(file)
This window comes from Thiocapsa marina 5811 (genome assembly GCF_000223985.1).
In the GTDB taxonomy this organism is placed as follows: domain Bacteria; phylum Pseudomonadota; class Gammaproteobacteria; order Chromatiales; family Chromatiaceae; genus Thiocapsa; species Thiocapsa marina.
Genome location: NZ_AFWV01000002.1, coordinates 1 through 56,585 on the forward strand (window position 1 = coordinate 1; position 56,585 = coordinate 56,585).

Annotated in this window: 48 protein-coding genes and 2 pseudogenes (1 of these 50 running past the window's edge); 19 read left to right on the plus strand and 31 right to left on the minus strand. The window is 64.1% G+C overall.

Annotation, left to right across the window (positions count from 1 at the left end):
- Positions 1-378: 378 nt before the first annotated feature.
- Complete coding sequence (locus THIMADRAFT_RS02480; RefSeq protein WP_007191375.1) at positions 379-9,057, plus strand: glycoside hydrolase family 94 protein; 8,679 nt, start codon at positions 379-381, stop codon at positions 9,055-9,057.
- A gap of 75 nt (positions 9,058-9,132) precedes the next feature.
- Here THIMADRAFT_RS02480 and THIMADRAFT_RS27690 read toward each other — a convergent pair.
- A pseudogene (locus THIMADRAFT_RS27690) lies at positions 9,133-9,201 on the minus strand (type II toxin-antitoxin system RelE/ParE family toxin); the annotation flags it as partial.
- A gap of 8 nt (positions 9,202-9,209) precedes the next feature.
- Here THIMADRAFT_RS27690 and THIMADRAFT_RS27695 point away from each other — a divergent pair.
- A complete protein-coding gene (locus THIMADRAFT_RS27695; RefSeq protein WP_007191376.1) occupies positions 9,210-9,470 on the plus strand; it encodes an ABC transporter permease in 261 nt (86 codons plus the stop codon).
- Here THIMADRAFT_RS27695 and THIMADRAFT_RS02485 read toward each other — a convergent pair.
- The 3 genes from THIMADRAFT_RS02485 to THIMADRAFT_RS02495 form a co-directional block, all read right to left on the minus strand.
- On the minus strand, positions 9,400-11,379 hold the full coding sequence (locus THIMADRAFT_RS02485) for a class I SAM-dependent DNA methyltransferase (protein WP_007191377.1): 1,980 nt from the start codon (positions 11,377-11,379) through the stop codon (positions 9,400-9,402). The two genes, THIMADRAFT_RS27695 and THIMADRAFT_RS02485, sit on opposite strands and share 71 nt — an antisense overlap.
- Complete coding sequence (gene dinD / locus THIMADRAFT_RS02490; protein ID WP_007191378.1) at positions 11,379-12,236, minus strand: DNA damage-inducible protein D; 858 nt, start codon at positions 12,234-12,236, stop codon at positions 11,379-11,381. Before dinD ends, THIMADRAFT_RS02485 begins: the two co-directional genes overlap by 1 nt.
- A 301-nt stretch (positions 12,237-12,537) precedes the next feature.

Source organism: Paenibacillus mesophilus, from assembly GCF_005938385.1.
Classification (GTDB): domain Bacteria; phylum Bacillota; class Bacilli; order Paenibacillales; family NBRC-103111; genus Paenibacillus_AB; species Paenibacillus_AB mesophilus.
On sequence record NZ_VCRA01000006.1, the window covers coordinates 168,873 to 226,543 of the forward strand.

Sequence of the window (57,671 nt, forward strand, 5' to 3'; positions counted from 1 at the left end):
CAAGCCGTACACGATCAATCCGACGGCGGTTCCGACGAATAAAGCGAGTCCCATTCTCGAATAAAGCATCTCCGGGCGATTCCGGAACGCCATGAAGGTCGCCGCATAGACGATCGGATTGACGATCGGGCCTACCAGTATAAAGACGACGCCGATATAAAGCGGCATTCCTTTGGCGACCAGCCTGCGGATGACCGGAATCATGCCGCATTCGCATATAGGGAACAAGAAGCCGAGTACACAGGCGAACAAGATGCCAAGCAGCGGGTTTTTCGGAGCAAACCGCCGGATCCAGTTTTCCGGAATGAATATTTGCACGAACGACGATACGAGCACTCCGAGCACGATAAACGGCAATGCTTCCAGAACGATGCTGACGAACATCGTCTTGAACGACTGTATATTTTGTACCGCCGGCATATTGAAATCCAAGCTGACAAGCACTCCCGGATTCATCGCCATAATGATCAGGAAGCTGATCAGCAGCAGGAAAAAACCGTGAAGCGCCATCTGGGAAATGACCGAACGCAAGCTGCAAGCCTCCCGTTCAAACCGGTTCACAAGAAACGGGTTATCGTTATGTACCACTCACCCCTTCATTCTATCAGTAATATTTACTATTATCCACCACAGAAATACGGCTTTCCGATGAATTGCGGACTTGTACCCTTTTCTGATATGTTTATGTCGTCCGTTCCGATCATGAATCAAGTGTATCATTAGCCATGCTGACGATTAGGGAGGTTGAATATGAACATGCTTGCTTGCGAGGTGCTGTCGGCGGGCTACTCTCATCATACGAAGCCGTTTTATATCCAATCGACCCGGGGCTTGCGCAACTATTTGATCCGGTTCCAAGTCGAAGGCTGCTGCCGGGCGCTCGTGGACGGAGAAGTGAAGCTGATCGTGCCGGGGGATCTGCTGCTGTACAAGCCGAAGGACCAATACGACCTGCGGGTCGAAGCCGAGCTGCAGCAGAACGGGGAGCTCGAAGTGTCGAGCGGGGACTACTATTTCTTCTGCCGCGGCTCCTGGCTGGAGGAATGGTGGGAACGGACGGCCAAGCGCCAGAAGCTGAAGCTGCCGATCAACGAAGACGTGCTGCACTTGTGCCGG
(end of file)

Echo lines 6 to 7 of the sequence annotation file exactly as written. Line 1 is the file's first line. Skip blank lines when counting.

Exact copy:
- Positions 1-378: 378 nt before the first annotated feature.
- Complete coding sequence (locus THIMADRAFT_RS02480; RefSeq protein WP_007191375.1) at positions 379-9,057, plus strand: glycoside hydrolase family 94 protein; 8,679 nt, start codon at positions 379-381, stop codon at positions 9,055-9,057.